Over the seven decades of our sport, Icons of eras are also created. Icons are those figures who in some way represent our sport in a given era, a given timeframe during the history of the sport. Icons are those special individuals whose footprints are larger than those of the other champions who fall within their peer group, and these individuals somehow transcend time. Thus, they are always associated with the given periods during which they competed. For example, Paul Anderson is an icon in strength sports, and he is an Icon synonymous with the era of 1950s strength sports. Another Icon in the world of weights is Arnold, “no last name needed.”  Arnold, although he is an entity who is clearly larger than the sport, is an icon for 1970s bodybuilding, along with his training partner and fellow iron Icon, Franco. Both are iconic images of the 1970s and are so significant in their statuses that this entire period is now considered to be the golden era of bodybuilding. A more modern Icon in our sport of powerlifting is Ed Coan who is considered by most Elders, peer Icons, and lifter historians to be the greatest powerlifter of all time.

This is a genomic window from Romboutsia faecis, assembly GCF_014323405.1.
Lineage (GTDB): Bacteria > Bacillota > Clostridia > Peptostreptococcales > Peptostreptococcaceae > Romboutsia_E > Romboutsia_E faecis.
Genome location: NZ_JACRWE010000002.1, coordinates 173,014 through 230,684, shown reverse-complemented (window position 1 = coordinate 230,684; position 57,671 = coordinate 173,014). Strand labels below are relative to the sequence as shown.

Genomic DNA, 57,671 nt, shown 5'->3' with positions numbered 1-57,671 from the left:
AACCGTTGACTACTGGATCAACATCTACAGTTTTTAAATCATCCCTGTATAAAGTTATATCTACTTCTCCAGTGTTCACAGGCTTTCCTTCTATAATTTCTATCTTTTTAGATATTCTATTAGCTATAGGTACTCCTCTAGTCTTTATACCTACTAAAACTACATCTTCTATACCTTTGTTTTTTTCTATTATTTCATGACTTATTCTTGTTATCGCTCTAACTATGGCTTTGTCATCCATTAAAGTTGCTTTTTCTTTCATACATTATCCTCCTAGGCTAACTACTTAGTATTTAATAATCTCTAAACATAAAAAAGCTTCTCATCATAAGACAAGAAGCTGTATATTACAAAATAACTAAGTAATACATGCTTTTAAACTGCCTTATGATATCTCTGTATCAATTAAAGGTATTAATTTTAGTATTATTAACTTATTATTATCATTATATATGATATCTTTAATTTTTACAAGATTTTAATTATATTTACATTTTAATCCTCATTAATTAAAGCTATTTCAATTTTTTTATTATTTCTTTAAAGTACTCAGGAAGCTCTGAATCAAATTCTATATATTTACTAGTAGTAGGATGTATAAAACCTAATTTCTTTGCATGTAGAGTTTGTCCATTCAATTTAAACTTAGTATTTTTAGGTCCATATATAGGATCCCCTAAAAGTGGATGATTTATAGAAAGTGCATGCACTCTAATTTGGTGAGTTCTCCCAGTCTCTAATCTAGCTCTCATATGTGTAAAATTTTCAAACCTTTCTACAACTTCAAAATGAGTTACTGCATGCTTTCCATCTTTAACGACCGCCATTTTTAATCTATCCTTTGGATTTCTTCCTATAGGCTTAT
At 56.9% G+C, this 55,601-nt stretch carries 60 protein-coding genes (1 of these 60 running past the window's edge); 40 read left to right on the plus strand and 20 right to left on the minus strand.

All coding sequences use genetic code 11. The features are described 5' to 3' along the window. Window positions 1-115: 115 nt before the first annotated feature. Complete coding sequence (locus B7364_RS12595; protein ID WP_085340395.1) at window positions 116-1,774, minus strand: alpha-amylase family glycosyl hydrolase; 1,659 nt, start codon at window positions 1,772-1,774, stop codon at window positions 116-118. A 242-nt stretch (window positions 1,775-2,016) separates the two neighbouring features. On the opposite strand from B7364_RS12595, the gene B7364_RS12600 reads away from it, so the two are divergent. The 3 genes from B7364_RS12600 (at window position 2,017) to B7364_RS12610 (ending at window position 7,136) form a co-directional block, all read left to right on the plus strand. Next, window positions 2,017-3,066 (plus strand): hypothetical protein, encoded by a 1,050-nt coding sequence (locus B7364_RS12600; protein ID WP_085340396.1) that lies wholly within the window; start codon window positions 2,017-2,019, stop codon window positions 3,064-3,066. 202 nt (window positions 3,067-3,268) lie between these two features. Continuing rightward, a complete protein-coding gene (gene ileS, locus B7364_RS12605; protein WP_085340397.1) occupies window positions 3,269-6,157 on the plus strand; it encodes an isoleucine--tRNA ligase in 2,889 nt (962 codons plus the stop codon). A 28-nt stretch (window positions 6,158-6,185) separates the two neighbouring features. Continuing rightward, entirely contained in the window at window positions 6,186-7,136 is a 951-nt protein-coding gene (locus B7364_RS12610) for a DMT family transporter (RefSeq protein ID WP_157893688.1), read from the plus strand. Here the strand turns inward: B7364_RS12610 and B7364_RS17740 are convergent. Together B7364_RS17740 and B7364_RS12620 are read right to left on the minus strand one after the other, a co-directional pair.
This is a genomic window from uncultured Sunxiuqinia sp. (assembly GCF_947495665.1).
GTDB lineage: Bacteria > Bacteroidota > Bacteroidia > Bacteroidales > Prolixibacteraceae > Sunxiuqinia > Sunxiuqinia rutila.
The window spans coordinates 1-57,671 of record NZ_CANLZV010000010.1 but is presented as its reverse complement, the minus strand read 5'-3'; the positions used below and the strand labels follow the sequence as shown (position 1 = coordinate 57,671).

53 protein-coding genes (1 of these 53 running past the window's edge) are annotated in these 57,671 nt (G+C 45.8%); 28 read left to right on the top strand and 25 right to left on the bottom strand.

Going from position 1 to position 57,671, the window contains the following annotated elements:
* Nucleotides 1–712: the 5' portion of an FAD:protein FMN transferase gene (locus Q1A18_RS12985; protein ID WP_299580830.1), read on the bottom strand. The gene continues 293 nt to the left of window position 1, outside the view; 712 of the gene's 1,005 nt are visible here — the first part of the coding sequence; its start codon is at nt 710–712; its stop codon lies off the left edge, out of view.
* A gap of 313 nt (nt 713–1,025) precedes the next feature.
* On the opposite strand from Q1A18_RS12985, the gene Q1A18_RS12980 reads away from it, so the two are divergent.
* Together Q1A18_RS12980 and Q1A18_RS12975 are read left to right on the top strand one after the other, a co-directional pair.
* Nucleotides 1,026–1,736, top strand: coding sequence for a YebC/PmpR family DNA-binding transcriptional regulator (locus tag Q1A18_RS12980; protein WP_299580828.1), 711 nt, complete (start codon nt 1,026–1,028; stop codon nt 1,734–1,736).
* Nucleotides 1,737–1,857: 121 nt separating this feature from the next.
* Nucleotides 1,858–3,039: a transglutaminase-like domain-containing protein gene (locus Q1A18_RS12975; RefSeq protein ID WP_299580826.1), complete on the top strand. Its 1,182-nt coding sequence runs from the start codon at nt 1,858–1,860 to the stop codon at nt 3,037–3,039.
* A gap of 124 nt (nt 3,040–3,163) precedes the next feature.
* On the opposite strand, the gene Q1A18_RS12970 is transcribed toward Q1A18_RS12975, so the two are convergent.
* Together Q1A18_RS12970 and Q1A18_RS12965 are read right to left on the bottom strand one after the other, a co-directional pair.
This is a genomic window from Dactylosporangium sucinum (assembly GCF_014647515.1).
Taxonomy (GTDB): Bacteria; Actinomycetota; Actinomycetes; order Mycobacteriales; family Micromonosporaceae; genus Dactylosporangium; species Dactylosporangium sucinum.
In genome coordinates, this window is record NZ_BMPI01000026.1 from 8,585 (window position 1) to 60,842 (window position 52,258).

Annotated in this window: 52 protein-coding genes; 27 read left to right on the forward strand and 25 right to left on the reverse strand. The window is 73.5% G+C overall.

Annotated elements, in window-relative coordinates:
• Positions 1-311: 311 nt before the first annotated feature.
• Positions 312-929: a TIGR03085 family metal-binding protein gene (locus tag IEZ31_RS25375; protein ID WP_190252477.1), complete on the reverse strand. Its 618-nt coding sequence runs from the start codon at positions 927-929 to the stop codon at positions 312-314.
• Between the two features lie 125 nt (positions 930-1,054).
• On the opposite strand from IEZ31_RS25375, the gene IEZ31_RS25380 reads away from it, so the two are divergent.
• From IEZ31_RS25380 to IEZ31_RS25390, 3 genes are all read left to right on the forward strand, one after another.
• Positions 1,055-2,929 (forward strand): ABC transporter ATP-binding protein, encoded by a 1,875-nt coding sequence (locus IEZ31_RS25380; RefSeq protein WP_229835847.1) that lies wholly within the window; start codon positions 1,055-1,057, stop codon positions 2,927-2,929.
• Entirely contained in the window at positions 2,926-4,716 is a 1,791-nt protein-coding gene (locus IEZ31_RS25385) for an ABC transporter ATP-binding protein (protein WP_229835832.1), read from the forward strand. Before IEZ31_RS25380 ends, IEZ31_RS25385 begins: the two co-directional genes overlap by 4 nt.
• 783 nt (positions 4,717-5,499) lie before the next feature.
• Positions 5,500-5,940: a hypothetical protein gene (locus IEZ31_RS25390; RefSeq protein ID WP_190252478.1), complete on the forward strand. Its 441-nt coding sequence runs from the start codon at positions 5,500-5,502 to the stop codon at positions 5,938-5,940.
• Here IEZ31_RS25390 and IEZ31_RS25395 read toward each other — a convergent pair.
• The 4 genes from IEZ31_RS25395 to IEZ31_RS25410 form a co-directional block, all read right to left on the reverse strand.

“Beware of false prophets, who come to you in sheep’s clothing” is how the saying goes.In a sport that financially costs its participants money rather than pays them, powerlifting is a sport comprising those primarily bitten by the iron bug, those who lift for the love of lifting and to whom the competition is an excuse to get to train and to get to train hard and with a purpose at the gym. Those who without an organized sport would still toil and sweat and lift for the love of lifting in their own garages or basement weight rooms.

I can’t personally speak for meets prior to the 1980s or as far back as the 1960s, but from my perspective, having competed since the late 1980s, the Elders and Icons of this sport we love, who were our teachers and sources of motivation, were easily identified up to a certain point. These were individuals who were steeped in the sport and who ascended to the top of it. These were individuals who served not only as sources of inspiration but also as precious sources of information. These were individuals who not only possessed this information but who also relished in the sharing of that information. Just as paying out of one's own pocket to travel to compete was par for the powerlifter’s course, so, too, were the gift and joy of sharing lifting knowledge by the Elders and Icons.

The days of the old-school, hard-core powerlifting gym have, with a few exceptions, gone the way of the dinosaur. This mass extinction is partly due to the fact that there is money to be made in the “fitness industry,” and the corporate cookie-cutter gyms have choked out the mom-and-pop gyms and the hard-core gyms that were the breeding grounds for serious lifters in the 1970s, in the 1980s, and through the mid-1990s. One is hard pressed to find a throwback gym, a gym whose members clap off the excessive chalk from their calloused hands, breathe in ammonia, and strive to be as great of a lifter as their bodies, training, and drive will allow them to become.